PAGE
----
On Broadcom Trying to Buy Qualcomm
If you want to watch the video first:
The way I see it, most of the voices I saw on this particular deal missed on the crucial issue. And that was the point I tried to make most of all in this video: It was not about Singapore. It was about the slashing-and-cutting of R&D and headcount that is so prevalent in this particular style of private equity.
In many of the Chinese companies that I have covered and will cover in the channel and newsletter, I keep noticing the focus on R&D spend (Hikvision, Huawei, HiSilicon, CATL, Carl Zeiss, etc). Not to say that rampant, uncontrolled R&D spend is good either (not all R&D is the same), but reducing it and reducing the speed and cadence with which you can bring out new products feels like a good way to fall behind in the market.
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It would have been the biggest technology deal in corporate history. In 2017, then-Singaporean semiconductor firm Broadcom offered $103 billion to buy San Diego-based chip maker Qualcomm.
The takeover became hostile and Qualcomm appealed to the government to review the deal. In an unusual move, the Committee on Foreign Investment in the US (CFIUS) took them up on that offer and then Trump blocked the deal on rather unusual national security grounds.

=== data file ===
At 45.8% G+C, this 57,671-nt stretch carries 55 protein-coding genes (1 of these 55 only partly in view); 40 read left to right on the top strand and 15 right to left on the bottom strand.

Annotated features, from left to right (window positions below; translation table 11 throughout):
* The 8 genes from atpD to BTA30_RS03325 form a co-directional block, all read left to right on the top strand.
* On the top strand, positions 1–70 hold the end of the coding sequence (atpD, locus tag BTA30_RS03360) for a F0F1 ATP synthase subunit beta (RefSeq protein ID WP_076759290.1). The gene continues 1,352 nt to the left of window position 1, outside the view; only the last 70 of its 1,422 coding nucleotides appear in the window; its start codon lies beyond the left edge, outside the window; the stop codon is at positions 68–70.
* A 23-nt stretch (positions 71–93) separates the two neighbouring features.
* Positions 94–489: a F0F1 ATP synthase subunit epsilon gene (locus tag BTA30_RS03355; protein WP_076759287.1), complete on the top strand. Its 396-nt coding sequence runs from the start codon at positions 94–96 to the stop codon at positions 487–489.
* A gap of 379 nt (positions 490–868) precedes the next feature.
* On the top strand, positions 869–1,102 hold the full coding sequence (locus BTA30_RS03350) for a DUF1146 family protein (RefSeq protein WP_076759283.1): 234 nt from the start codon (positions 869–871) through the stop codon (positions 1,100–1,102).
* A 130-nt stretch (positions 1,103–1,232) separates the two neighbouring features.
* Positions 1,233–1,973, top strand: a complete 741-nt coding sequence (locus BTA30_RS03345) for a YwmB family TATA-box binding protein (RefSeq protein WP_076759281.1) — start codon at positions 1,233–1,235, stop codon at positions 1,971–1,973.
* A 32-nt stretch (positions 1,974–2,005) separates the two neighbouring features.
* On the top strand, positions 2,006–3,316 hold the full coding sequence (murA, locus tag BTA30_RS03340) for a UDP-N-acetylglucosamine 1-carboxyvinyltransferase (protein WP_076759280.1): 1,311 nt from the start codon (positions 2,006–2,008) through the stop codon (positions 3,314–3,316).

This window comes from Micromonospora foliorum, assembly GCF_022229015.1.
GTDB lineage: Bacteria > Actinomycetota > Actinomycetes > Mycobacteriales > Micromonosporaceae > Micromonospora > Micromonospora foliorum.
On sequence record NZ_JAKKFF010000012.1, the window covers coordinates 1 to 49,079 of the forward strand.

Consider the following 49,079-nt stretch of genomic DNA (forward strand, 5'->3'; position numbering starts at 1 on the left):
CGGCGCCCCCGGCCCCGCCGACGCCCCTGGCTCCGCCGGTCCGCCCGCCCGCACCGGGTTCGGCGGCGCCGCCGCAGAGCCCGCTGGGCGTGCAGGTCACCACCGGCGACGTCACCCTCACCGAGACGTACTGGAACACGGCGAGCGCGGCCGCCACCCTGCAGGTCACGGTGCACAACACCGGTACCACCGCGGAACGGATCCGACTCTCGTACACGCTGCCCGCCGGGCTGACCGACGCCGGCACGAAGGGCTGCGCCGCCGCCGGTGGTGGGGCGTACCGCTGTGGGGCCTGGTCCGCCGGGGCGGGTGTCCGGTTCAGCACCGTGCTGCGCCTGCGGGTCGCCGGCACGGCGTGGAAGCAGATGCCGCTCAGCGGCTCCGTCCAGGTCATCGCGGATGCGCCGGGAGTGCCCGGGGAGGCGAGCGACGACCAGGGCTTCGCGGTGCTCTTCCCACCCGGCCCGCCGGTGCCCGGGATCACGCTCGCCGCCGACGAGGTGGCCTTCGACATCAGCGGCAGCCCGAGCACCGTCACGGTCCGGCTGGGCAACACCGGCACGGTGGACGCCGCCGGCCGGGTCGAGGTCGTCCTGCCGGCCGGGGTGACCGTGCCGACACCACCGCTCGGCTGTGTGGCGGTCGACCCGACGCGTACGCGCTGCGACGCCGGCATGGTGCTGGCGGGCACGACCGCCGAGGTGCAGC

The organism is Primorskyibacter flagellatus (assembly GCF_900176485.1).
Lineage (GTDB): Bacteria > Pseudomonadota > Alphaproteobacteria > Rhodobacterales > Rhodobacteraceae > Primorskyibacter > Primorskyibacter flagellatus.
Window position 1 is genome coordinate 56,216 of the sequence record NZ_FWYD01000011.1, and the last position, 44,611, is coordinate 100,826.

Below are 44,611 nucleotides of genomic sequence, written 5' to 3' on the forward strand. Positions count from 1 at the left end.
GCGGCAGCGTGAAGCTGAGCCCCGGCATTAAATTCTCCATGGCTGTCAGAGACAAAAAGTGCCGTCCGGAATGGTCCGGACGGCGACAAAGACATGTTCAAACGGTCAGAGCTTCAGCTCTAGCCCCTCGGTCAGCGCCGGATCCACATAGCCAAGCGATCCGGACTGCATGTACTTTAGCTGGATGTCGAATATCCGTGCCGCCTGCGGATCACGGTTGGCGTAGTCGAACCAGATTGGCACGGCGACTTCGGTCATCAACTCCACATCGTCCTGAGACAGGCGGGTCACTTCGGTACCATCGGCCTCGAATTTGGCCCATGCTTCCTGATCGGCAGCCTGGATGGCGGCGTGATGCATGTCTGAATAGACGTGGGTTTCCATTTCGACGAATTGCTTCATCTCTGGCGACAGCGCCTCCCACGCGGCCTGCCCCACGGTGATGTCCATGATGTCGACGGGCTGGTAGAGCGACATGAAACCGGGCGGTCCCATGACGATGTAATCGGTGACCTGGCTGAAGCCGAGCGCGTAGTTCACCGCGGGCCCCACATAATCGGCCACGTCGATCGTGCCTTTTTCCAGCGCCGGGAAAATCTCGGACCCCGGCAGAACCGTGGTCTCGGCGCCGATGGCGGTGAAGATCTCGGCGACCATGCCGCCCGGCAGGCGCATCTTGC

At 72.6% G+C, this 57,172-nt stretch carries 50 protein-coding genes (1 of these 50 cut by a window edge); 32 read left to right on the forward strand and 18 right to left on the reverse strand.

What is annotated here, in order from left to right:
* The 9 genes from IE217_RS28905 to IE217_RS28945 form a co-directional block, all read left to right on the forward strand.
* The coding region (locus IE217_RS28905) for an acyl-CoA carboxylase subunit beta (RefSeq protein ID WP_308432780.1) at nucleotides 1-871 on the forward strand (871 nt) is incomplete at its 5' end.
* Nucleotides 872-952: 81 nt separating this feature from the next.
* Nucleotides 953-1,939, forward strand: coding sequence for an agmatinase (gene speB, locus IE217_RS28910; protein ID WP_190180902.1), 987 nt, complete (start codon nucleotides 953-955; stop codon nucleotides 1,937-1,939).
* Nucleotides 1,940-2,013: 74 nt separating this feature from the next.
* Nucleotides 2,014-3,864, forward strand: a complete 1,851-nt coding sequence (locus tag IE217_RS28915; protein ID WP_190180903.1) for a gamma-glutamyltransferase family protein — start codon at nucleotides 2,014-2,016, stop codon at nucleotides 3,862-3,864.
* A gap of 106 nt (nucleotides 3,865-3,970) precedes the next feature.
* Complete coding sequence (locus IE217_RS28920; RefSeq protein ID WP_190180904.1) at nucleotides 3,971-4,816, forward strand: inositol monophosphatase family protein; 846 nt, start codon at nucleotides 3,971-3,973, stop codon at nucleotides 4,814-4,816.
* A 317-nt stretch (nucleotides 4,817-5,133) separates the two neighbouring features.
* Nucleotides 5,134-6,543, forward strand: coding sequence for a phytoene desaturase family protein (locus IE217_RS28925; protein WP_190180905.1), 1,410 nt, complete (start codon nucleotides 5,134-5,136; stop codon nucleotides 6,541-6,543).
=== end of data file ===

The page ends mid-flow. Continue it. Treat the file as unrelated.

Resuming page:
This failed hostile takeover soon faded into the background as the Trump administration moved on to other news-making things. A lot of them. Like the TikTok fiasco for example. But even at the time, I thought the whole kerfuffle was super interesting and worth a video. So thus it is.
Introduction to Qualcomm
Qualcomm is a semiconductor and telecommunications company that develops products for the wireless market. Founded in 1985, it went public in 1991 on the NASDAQ stock exchange.
The company established itself for its early research into wireless cell phone standards such as CDMA. Standards like CDMA are best described as ways to transmit and receive data streams over radio waves.
After some controversy, CDMA was brought into the 3G standard. 2G, 3G, 5G and so on - these are just general labels for referring to generations of mobile telecommunications technology. Technologies are adopted by various telecoms around the world.